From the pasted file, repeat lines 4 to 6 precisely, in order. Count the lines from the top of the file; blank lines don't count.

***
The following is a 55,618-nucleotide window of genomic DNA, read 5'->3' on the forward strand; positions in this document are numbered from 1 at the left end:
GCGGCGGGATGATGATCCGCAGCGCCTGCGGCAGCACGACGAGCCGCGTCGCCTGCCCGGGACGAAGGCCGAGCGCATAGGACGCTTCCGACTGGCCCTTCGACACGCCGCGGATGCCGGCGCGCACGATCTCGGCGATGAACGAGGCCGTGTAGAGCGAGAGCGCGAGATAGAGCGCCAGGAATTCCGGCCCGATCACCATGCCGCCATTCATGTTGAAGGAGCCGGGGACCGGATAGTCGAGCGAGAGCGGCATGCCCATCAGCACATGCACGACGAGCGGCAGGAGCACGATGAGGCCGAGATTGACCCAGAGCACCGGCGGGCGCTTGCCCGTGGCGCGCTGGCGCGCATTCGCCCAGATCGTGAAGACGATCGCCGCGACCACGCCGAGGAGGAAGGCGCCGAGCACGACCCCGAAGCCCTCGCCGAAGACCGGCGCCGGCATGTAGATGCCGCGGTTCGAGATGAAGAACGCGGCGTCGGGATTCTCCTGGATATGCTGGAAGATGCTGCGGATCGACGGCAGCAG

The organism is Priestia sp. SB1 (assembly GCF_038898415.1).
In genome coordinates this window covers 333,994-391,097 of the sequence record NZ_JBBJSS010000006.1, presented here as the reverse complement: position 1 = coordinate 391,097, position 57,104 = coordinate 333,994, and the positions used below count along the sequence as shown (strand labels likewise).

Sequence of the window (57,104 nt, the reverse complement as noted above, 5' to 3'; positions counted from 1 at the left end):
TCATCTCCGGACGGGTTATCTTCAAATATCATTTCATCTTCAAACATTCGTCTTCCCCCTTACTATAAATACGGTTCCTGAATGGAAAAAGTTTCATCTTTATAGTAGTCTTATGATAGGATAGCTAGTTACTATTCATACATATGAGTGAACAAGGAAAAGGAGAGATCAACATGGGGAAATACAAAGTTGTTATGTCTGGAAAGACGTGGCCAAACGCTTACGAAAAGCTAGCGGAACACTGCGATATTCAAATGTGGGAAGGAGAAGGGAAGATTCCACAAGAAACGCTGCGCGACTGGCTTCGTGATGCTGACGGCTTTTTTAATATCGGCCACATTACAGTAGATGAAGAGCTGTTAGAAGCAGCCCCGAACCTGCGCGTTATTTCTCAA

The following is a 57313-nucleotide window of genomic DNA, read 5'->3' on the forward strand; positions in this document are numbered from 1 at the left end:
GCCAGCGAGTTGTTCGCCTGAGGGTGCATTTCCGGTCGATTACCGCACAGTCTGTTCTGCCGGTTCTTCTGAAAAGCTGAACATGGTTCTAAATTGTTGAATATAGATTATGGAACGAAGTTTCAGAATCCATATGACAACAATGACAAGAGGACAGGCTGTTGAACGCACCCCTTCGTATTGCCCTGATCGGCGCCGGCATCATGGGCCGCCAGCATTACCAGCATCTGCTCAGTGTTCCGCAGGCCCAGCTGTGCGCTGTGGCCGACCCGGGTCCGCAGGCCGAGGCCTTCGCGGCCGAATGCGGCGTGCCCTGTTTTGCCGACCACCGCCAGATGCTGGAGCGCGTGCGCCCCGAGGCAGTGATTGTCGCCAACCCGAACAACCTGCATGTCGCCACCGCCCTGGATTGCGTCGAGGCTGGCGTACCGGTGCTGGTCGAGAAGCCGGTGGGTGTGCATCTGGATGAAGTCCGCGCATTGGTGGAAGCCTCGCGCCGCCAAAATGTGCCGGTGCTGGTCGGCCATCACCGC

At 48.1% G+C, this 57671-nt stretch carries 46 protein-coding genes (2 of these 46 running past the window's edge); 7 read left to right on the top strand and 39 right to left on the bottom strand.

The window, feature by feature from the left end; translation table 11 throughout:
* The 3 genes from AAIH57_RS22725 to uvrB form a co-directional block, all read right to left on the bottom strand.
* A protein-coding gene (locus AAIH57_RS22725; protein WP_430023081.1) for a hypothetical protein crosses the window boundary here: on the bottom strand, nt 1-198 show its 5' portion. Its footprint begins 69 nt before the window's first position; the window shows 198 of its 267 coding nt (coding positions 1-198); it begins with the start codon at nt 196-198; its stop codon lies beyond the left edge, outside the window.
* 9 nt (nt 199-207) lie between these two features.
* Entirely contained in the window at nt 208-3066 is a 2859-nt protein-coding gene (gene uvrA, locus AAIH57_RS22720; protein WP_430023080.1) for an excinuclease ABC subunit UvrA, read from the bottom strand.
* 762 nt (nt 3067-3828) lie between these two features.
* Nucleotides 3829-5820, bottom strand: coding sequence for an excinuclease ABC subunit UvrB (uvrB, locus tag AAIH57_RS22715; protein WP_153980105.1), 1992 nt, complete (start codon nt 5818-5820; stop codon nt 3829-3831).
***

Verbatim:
In genome coordinates this window covers 333,994-391,097 of the sequence record NZ_JBBJSS010000006.1, presented here as the reverse complement: position 1 = coordinate 391,097, position 57,104 = coordinate 333,994, and the positions used below count along the sequence as shown (strand labels likewise).

Sequence of the window (57,104 nt, the reverse complement as noted above, 5' to 3'; positions counted from 1 at the left end):
TCATCTCCGGACGGGTTATCTTCAAATATCATTTCATCTTCAAACATTCGTCTTCCCCCTTACTATAAATACGGTTCCTGAATGGAAAAAGTTTCATCTTTATAGTAGTCTTATGATAGGATAGCTAGTTACTATTCATACATATGAGTGAACAAGGAAAAGGAGAGATCAACATGGGGAAATACAAAGTTGTTATGTCTGGAAAGACGTGGCCAAACGCTTACGAAAAGCTAGCGGAACACTGCGATATTCAAATGTGGGAAGGAGAAGGGAAGATTCCACAAGAAACGCTGCGCGACTGGCTTCGTGATGCTGACGGCTTTTTTAATATCGGCCACATTACAGTAGATGAAGAGCTGTTAGAAGCAGCCCCGAACCTGCGCGTTATTTCTCAA